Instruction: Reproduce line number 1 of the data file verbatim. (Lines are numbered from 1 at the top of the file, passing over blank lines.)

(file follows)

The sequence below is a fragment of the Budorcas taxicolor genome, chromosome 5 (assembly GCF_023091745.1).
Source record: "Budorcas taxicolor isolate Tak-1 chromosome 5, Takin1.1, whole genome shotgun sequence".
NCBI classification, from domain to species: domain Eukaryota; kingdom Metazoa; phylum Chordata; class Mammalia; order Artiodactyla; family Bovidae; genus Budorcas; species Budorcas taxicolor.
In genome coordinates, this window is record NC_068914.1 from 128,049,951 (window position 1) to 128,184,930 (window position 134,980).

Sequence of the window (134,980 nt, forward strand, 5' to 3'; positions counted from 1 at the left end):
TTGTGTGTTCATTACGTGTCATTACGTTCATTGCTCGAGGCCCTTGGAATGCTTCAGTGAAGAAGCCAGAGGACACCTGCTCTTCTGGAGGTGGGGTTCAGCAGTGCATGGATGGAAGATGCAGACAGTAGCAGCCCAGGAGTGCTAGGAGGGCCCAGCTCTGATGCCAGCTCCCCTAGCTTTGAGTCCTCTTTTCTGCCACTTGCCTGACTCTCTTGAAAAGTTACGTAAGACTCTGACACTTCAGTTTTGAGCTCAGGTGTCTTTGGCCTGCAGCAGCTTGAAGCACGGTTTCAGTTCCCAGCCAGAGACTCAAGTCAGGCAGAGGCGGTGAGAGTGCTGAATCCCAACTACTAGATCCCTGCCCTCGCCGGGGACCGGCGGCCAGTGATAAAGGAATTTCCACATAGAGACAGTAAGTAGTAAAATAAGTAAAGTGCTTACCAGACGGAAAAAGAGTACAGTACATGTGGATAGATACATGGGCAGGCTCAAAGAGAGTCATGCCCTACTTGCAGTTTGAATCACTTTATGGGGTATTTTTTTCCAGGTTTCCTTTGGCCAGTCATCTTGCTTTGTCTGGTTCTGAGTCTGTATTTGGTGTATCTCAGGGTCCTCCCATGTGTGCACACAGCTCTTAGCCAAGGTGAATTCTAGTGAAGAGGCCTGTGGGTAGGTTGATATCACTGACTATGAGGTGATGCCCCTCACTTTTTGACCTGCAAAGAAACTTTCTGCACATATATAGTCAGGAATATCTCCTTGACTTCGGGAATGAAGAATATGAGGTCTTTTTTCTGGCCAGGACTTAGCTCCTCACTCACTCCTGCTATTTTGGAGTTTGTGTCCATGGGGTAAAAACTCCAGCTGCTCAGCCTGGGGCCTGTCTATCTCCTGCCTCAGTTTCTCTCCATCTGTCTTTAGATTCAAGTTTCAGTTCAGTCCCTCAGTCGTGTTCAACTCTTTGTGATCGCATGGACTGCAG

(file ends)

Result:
The sequence below is a fragment of the Budorcas taxicolor genome, chromosome 5 (assembly GCF_023091745.1).